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Judge Affirms OIR Right to Inspect Records of Viatical Settlement Provider

Posted: 5:50 PM Apr 6, 2009
Last Updated: 5:50 PM Apr 6, 2009
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TALLAHASSEE, Fla. – Florida Insurance Commissioner Kevin McCarty today announced that a U.S. District Court judge in Tallahassee has issued an order granting a motion by the Office of Insurance Regulation (Office) to dismiss Coventry First LLC’s (Coventry) motion for injunctive relief to prohibit the Office from examining Coventry’s viatical settlement agreements with consumers outside of Florida.

U.S. District Court Judge Stephan P. Mickle ruled that because Coventry is a licensed Florida viatical settlement provider, it is subject to Florida law as it relates to allowing state regulator review of its business records; and that although the Office has no jurisdiction over specific transactions that involve consumers outside of Florida, the Office does have the right to inspect all of Coventry’s business records.

“I am very pleased with this ruling, because it validates the Office’s authority to safeguard Florida consumers by assuring that companies engaged in the viatical settlement industry are not evading Florida law or engaging in practices that would render them ineligible to do business in this state,” said Commissioner McCarty. “The history of this industry has been problematic.

“Viatical settlements are complicated transactions that when run through out-of-state trusts deprive consumers of the protections of our laws. Being able to look at all of a Florida company’s business records will help us get a better picture of a company’s overall business practices.”

Florida consumer protection laws related to viatical settlement agreements require various important disclosures to consumers. Among them are the following: viatical settlement agreements have tax consequences; they are subject to creditors; and, entering into a viatical settlement agreement can impact eligibility for Medicaid or other government benefits. In Florida, there also is a 15-day rescission provision.

The Office was seeking to review Coventry’s business records for the period Jan. 1, 2005 through Dec. 31, 2007 in order to verify that: 1) the Florida transactions reported by Coventry occurred in Florida; 2) the non-Florida transactions reported by Coventry occurred outside of Florida; 3) ownership of life insurance policies was not changed to avoid Florida law; and, 4) Coventry had an anti-fraud plan in place.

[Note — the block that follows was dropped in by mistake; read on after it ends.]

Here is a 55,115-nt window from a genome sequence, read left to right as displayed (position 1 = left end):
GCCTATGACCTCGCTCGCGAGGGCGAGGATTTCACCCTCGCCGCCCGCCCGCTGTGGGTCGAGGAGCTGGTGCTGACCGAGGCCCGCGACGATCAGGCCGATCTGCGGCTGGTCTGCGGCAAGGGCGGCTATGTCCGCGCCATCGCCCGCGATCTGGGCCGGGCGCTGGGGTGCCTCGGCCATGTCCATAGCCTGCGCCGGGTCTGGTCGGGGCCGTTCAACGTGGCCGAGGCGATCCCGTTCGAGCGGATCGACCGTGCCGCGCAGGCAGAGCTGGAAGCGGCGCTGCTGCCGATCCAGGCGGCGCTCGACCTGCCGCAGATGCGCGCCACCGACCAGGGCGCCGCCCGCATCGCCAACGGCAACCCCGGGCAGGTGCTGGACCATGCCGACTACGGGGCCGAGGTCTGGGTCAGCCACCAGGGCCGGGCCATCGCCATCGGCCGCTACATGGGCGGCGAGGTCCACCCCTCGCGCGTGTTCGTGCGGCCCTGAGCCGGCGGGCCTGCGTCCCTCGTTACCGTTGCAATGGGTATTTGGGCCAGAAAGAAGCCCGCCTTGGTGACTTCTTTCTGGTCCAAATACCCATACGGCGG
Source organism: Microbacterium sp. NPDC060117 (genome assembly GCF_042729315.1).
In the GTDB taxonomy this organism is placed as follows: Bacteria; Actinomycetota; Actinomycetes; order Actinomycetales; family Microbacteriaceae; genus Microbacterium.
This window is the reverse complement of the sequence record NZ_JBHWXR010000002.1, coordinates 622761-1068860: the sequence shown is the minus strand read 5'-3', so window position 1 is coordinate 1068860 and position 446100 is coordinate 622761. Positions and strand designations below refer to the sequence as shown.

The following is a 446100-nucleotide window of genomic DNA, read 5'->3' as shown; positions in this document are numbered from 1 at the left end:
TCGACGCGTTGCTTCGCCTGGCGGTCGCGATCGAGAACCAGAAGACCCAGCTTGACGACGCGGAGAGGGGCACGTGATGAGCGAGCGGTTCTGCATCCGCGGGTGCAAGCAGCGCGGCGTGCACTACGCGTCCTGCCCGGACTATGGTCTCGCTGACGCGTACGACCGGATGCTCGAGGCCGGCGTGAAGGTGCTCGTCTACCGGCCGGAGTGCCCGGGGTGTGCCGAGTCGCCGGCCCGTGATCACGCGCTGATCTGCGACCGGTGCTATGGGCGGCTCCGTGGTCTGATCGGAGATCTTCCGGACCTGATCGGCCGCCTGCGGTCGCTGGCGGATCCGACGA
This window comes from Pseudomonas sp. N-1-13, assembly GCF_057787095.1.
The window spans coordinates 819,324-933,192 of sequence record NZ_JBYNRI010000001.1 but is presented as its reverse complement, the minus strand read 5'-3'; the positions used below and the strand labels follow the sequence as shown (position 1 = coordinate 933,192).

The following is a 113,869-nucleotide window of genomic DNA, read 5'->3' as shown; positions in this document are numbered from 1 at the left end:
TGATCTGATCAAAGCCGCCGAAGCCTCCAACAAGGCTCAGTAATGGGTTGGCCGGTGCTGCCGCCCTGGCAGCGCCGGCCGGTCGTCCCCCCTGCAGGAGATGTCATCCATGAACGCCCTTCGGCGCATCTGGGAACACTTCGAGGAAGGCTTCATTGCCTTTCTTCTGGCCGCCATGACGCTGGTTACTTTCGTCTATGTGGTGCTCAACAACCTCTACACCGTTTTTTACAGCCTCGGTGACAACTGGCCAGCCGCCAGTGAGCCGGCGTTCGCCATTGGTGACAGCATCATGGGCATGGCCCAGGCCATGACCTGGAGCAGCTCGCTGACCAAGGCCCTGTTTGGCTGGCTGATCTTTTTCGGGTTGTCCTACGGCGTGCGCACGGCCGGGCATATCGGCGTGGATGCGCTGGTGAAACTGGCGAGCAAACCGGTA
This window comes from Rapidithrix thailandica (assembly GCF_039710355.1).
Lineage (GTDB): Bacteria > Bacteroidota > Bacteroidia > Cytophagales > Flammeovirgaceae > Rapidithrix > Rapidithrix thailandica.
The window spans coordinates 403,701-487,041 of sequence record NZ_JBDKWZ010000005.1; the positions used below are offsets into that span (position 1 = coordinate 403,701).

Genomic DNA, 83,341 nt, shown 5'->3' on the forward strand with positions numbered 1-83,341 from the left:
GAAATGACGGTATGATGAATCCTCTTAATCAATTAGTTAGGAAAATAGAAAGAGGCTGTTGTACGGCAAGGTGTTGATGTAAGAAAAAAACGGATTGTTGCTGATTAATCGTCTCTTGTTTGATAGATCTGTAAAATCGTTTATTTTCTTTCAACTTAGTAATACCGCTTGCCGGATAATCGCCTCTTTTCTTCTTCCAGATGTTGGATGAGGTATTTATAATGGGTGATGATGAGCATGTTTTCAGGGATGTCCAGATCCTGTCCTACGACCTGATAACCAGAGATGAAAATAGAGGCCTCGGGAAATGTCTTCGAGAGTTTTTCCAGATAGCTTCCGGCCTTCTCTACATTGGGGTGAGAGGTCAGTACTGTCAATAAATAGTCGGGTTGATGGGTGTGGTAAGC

Coventry argued that although it is licensed in Florida as a viatical settlement provider it did not qualify as a viatical settlement provider under Florida law for purposes of review of its out-of-state transactions. Judge Mickle rejected this argument. Coventry also argued that Commissioner McCarty acted illegally in his attempts to seek review of Coventry’s business records. This argument also was rejected.

In the ruling, Judge Mickle stated: “the State’s justifiable intent is to protect its citizens from an industry that creates a significant power imbalance and ‘potential for harassment of the viator after the sale’ of their insurance policy.”

Although this federal case was filed by Coventry, the ruling is applicable to all viatical settlement providers licensed in Florida.

The Office previously had examined Coventry’s viatical settlement agreements for the period April 26, 2001 through Dec. 31, 2004.

Over the years 2004, 2005, 2006 and 2007, Coventry purchased 2,142 policies from viators in all states in which it does business totaling $710.9 million and having a face value of $4.4 billion. The preceding numbers are based on data reported by Coventry to the Office.

There are presently 14 licensed viatical settlement providers in Florida.